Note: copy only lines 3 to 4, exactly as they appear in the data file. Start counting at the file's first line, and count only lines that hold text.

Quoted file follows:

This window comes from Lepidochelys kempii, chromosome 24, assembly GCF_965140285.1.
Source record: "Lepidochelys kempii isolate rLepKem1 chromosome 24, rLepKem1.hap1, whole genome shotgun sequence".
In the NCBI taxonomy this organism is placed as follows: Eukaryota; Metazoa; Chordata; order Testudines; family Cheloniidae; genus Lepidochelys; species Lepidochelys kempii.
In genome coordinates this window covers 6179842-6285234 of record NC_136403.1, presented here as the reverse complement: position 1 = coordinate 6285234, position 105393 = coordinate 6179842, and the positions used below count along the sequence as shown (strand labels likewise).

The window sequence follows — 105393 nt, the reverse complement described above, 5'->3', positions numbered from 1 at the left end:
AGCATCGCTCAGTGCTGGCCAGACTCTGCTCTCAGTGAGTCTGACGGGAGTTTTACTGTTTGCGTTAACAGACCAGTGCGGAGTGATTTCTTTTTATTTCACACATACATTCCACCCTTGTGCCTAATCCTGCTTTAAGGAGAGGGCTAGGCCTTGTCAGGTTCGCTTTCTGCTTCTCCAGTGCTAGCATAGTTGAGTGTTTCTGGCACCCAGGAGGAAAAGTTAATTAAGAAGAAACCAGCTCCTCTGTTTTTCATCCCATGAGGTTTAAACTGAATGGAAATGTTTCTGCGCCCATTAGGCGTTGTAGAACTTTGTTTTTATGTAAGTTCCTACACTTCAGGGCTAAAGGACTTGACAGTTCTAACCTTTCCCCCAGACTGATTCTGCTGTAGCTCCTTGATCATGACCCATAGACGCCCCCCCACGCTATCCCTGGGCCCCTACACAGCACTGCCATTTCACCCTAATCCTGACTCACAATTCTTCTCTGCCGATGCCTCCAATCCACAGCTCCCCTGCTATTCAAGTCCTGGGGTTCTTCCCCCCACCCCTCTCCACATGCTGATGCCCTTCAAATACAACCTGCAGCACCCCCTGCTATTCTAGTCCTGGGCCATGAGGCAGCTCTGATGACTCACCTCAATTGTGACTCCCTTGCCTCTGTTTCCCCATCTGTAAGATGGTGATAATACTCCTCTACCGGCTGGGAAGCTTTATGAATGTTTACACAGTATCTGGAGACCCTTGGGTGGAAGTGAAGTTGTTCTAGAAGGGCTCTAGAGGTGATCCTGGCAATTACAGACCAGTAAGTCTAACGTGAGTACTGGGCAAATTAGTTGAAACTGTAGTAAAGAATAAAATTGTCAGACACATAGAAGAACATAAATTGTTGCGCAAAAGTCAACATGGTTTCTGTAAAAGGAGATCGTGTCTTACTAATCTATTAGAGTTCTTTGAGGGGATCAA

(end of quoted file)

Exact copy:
In the NCBI taxonomy this organism is placed as follows: Eukaryota; Metazoa; Chordata; order Testudines; family Cheloniidae; genus Lepidochelys; species Lepidochelys kempii.
In genome coordinates this window covers 6179842-6285234 of record NC_136403.1, presented here as the reverse complement: position 1 = coordinate 6285234, position 105393 = coordinate 6179842, and the positions used below count along the sequence as shown (strand labels likewise).